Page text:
Today is wrap-up time. Before dealing with practical use cases and comment on data-related news, I shall conclude my introduction series with its third part,analytics. And now, you have your data set, well-organized (patterned) and trained (enriched), ready to go. You only need to find the proper tactics and strategy to reach your goal, i.e. get them to talk and find the solution to your issues or validate your assumptions.
How is this analytical work? Sometimes complicated. Often critical. Always consuming.
Let us first ask ourselves a few questions:
- Is my software adapted and scaled for reaching my business goals? → needless to say, although… a nice database requires an efficient interface
- What type of tools and techniques may I use for getting the best out of them? → data drill down and funnel analysis is not equal to random search
- What are the patterns within my data? → how to reach global conclusions from exemplary data excerpts
- By the way, do I know why I am storing so much data? → small data sets are often more useful than big (fat and unformed) data mounds
In fact, and even though one may build databases hundreds of ways, using very different tools and techniques, there are only two ways to analyze data, Mine Digging, and Stone Cutting.
1. Mine Digging
Mine Digging is the typical initial Big Data work. Barren ground, nothing valuable to be seen, there may be something worth digging, but you are not even sure… This is often what Big Data offers at first look. Actually, a well-seasoned researcher will find out if something interesting is hidden in the data, like an experienced geologist deciphering the ground would guess if any stone could be buried in there. Still, excavating the data to reach more promising levels is a lot of work, often named “drill down”, an interesting parallel to the mining work… And something will be found for sure, but more often stones of lesser value, a Koh-i-noor is not always there, unfortunately… This huge excavating work I have named Mine Digging.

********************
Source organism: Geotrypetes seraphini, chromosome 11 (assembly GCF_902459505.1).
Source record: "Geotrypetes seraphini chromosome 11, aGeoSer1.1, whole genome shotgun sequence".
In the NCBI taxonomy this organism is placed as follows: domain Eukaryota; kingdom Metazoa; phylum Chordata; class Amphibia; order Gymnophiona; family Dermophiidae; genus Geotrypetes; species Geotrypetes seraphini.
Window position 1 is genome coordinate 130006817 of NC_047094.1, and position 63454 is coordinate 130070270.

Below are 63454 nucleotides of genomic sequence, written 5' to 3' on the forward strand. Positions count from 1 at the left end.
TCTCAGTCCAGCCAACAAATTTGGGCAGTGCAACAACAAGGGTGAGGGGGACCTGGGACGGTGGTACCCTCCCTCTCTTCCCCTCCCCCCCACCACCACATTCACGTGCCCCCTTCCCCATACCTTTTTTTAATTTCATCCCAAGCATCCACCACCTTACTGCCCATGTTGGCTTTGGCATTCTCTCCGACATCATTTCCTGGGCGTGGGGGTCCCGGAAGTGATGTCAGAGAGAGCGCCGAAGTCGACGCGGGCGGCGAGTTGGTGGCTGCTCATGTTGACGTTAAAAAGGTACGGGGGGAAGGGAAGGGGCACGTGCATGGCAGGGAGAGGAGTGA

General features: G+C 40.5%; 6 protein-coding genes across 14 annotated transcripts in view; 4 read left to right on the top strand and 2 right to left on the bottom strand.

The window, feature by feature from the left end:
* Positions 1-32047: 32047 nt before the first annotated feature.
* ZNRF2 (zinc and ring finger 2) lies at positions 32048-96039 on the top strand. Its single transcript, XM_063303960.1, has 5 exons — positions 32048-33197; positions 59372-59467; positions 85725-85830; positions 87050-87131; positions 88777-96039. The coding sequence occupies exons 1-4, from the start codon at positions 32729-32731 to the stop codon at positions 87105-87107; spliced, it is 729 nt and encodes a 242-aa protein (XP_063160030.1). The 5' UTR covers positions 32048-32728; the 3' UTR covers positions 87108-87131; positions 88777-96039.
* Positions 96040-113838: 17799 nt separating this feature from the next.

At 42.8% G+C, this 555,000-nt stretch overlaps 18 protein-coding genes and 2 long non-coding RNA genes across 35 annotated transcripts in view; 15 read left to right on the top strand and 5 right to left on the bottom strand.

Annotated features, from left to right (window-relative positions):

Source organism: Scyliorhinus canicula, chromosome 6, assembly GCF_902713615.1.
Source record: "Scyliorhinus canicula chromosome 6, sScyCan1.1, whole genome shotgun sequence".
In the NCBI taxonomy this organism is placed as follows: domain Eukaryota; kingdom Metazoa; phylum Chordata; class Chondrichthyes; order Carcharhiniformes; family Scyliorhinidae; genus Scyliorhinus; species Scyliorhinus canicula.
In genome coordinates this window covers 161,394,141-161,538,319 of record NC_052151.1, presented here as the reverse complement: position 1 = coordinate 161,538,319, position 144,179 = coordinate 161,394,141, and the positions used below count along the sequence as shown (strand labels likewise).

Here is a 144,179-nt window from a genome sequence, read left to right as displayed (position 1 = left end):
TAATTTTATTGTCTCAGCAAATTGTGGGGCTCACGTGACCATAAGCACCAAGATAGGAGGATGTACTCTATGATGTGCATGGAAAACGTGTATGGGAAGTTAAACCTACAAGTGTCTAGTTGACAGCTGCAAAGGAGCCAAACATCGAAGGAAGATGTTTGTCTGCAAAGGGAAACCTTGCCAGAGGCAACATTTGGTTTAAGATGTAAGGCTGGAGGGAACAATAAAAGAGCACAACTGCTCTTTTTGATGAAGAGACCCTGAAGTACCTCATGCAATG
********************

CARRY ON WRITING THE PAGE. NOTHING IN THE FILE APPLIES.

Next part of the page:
Digging in the data is cumbersome. No question. You seek for hours for a valid analysis angle before finding one. And then suddenly, something. A story to tell, a recommendation to share, a result of some previously taken action to validate. A gem in the dark.
The attached chart shows the example of a given retailer (A) compared to its competitors in a specific catchment area. Its underperformance being so blatant, it was heading unfortunately to a shutdown; however, we found additional data, and suggested an assortment reshuffle and a store redesign which finally helped retailer (A) to catch up with town average in less than 18 months.
This example shows how one may drill data down to the lowest level (shop/town) from a full retailer panel, so as to find meaningful insights
2. Stone Cutting
Stone Cutting has more to do with on-going analytics, especially those taken from existing software, be they for digital analytics, data mining, or even semantic search. In this respect, one already has some raw material in hands, but its cutting is depending on current conditions and client wishes… The analytic work, in that respect, is to find out how to carve the stone and give it the best shape to maximize its value. This refinery work is what I name Stone Cutting.
When optimizing an e-commerce website, one very quickly knows the type of action that triggers improved conversion; the analytics will then “only” provide some marginal information, e.g. what this specific campaign has brought to the company’s business, its ROI, its new visitors and buyers. Very important for the business, for sure. Vital even.
The attached example shows for instance that the efficiency of the banner-ad impression (click-rate per impression at more or less 5 per thousand) is stable up to 5 impressions, beyond this point, additional impressions are less efficient.
Information straight to the point with results also immediately actionable.
So two ways of analyzing data, one requiring heavy work and a lot of patience, the other one rather using brains and existing patterns, but both are necessary for efficient analytics, from breakthrough discoveries to fine-tuned reporting. Diggers in the South-African mines and cutters in the Antwerp jewelry shops are two very different populations, but both of them are necessary to create a diamond ring. For data analytics alike, a global in-depth knowledge of the analytical process is required, so as to offer the best of consultancy. So, let me remind you , my dual experience in marketing and operations is a real nugget that you can get easily either on a part-time or full-time basis.